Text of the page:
Nicole Kidman didn’t land the part she wanted in her first formal acting gig.
She had been angling to play Mary or perhaps an angel in the school nativity play but was cast as a sheep. The 5-year-old actress’ costume: a decorated car seat cover.
“Not my finest moment. But I felt amazing,” Kidman said in a recent Associated Press interview, laughing. “It’s the beginning of my whole career. I bleated through the whole play, and got my first laugh. And I was hooked.”
Kidman is reminiscing while promoting her thriller Before I Go to Sleep, in U.S. theaters Friday. The 47-year-old actress plays a woman whose memory is wiped clean every night and begins questioning her husband (Colin Firth) and others as she tries to unravel what happened to her.
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Memory is key to Kidman’s work. Tapping into feelings from past personal experiences — love, trauma, heartbreak, whatever — is essential to acting, she said.
“That’s what we’re made of is our memories, right?” she said. “Actors of course have to use things that trigger our emotions.”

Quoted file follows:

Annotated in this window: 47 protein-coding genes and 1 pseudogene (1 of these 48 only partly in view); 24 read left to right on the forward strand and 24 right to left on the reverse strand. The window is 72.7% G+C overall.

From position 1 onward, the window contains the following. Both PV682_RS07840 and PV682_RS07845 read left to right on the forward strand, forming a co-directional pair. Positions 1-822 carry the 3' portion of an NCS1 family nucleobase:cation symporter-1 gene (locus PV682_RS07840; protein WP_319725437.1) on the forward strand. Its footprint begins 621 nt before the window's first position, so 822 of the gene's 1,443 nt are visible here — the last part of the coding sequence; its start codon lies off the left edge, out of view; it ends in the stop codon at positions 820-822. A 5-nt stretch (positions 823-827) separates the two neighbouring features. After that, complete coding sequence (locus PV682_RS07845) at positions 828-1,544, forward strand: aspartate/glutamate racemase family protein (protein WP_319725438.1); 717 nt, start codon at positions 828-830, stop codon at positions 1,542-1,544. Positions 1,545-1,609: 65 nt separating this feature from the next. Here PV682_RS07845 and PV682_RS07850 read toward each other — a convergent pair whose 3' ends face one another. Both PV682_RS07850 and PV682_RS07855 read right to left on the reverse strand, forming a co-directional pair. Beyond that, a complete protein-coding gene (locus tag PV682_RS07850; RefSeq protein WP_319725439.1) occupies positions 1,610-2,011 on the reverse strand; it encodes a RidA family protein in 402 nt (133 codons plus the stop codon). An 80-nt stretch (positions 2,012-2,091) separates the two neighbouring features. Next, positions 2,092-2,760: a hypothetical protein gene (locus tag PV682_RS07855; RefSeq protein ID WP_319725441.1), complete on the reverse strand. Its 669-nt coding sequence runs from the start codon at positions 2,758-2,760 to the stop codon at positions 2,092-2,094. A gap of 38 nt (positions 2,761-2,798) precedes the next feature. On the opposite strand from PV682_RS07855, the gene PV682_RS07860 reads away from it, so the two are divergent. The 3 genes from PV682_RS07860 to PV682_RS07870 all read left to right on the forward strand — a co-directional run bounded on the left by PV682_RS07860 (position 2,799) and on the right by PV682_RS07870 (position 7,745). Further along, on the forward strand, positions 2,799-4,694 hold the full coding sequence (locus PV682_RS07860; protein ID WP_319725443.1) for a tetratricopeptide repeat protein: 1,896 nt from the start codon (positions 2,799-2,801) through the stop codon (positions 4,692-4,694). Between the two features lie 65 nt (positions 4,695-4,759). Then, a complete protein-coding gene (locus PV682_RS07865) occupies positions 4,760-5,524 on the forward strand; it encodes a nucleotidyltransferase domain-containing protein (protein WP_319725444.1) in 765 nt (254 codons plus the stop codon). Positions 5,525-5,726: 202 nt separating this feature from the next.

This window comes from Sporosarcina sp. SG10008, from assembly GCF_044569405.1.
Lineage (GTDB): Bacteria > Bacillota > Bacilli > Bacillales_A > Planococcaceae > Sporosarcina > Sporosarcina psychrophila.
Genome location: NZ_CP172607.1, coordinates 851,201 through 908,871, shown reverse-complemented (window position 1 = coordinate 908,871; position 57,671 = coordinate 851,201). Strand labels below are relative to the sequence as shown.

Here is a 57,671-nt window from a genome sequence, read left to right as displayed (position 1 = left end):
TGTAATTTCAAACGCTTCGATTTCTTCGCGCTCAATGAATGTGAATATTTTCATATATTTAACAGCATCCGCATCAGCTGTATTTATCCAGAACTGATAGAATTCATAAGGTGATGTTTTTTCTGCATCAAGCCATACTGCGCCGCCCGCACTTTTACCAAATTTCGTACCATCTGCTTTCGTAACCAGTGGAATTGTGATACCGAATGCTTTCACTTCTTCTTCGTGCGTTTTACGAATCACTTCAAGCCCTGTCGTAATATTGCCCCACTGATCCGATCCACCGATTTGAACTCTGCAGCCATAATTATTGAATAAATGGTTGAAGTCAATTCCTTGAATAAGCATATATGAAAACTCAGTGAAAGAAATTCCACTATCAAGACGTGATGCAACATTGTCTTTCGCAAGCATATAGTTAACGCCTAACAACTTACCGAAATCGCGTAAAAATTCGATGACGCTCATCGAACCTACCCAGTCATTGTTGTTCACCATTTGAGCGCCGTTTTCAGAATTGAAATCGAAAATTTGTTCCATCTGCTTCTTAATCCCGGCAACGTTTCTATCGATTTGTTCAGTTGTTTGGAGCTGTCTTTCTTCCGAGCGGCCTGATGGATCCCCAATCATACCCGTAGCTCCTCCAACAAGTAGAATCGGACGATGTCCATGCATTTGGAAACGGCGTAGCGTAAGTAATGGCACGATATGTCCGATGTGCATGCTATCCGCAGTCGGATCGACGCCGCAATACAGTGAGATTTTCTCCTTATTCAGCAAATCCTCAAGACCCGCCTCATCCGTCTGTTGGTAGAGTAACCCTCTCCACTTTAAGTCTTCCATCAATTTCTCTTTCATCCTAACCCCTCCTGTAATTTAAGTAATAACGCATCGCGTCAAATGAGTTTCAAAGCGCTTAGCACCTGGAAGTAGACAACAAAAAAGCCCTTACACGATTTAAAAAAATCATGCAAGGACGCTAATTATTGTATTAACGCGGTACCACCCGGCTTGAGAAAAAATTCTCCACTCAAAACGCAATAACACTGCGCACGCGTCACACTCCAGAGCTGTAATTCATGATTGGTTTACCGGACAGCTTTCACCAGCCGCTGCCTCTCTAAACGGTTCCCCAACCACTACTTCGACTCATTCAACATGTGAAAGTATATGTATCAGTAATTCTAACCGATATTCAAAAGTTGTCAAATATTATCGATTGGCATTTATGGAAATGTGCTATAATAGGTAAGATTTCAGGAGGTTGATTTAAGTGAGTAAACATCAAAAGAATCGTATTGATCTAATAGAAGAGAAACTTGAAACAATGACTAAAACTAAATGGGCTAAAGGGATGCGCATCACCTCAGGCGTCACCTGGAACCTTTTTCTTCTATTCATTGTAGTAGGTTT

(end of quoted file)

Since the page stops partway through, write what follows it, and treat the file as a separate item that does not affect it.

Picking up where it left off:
Kidman’s first childhood memories are related to this time of year when she lived in Washington, D.C..
“I remember Halloweening when I was about 3 with my parents,” she said. She was a ghost, dressed in a sheet with eyeholes cut out by her mother.
“And then I remember eating snow when I was about 3 as well — wanting to taste it and being told I wasn’t allowed to but still secretly doing it,” she said. “Isn’t that crazy? And I have a vivid memory of both of those things.”
Kidman demurs when asked about her most memorable and forgettable filmmaking experiences. Certain characters do stick with her, though.
“A lot of times you stagger out of there. And sometimes it’s sad to leave a character. Sometimes it’s like ahhh, I can’t wait to shed this,” she said.
The one role she wanted to hold on to the longest: her Oscar-nominated turn as Satine in Baz Luhrmann’s 2001 musical, Moulin Rouge!
“I would love to be able to sing through everything,” Kidman said, smiling.